A Landlord’s guide to Furniture and Furnishings Fire Safety regulations
All furniture and furnishings that are provided in a rental property should comply with the Furniture and Furnishings (Fire Safety) Regulations 1988. The Regulations set the levels of fire resistance for domestic upholstered furniture, furnishings and other products containing upholstery. To ensure that they comply with the Regulation, a Landlord must ensure that all of their furniture is “fire resistant”, otherwise they will be committing a criminal offence. This Regulation is enforced by local Trading Standards Officers and Landlords can be fined up to £5,000 and sent to prison for six months.
Furniture covered by the regulation
Furniture and upholstery covered by the regulation includes:
beds, head-boards of beds, mattresses (of any size);
sofa-beds, futons and other convertibles;
garden furniture which is suitable for use in a dwelling;
scatter cushions and seat pads;
loose and stretch covers for furniture
Furniture and upholstery not covered by the regulation includes:
bed-clothes (including duvets)
loose covers for mattresses
furniture made before 1950
How can the Landlord tell the furniture complies?
Furniture that complies with the regulation should display a permanent label – this label should be displayed on both new and second hand furniture; examples of labels can be found below. Landlords should only purchase furniture and furnishings that carry a permanent label and/or ensure that the furniture complies with BS7177. If a Landlord is unsure, they should contact their local trading standards department for advice.
Should a label become detached from the furniture it is recommended that the Landlord retains it in a safe place, to ensure that they can prove the furniture complies with the regulation. It may be prudent to retain receipts proving purchase of the furniture or furnishings.
Examples of labels.
Display labelling is required to indicate the ignition resistance of each item of furniture and should be attached to all new furniture at the point of sale, with the exception of mattresses, bed-bases, pillows, scatter cushions, seat pads, loose covers (sold separately from the furniture) and stretch covers. Three examples of temporary labels are below.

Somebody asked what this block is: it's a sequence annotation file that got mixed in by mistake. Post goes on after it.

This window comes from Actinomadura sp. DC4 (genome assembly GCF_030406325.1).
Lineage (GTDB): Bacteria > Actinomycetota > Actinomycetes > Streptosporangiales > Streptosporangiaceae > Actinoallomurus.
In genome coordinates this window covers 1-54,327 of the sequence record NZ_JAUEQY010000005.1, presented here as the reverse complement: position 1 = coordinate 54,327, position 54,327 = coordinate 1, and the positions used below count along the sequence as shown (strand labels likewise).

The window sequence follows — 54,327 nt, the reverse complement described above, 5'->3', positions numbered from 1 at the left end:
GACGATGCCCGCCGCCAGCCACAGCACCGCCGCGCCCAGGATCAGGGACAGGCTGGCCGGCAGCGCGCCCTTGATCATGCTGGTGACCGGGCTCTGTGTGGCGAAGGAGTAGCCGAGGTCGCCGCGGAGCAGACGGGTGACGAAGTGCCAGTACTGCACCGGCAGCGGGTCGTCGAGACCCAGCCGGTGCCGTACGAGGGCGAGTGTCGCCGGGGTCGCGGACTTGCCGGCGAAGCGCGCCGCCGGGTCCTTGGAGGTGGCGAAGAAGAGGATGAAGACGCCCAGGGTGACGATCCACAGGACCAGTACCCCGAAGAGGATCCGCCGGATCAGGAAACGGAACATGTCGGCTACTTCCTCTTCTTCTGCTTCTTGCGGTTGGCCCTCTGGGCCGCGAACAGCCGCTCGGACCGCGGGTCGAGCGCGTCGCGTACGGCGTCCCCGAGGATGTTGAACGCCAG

Permanent labelling on furniture is intended to assist enforcement officers and show compliance with the specific ignition requirements for covers and fillings. An example of a permanent label:
Practical tips for landlords
Only buy furniture which carries the label which denotes compliance. New furniture should comply, so if a Landlord buys new furniture and furnishings a Landlord should be covered – but, always check.
If you do buy second hand furniture, be careful to ensure the furniture carries the correct labels.
Consider renting your property unfurnished as you’ll not need to comply.
Any Landlord that supplies furniture or furnishings when renting a property must ensure they are compliant with the Furniture and Furnishings (Fire Safety) Regulations 1988. Some furniture and furnishings do not need to comply with the regulation but these are limited in number. If a Landlord does not comply with the Regulation they can be fined up to £5,000 and be sent to prison for six month.
Furniture and Furnishings (Fire) (Safety) Regulations 1988
A Guide to the Furniture and Furnishings from Department of Business Innovation and Skills (Archived) Website
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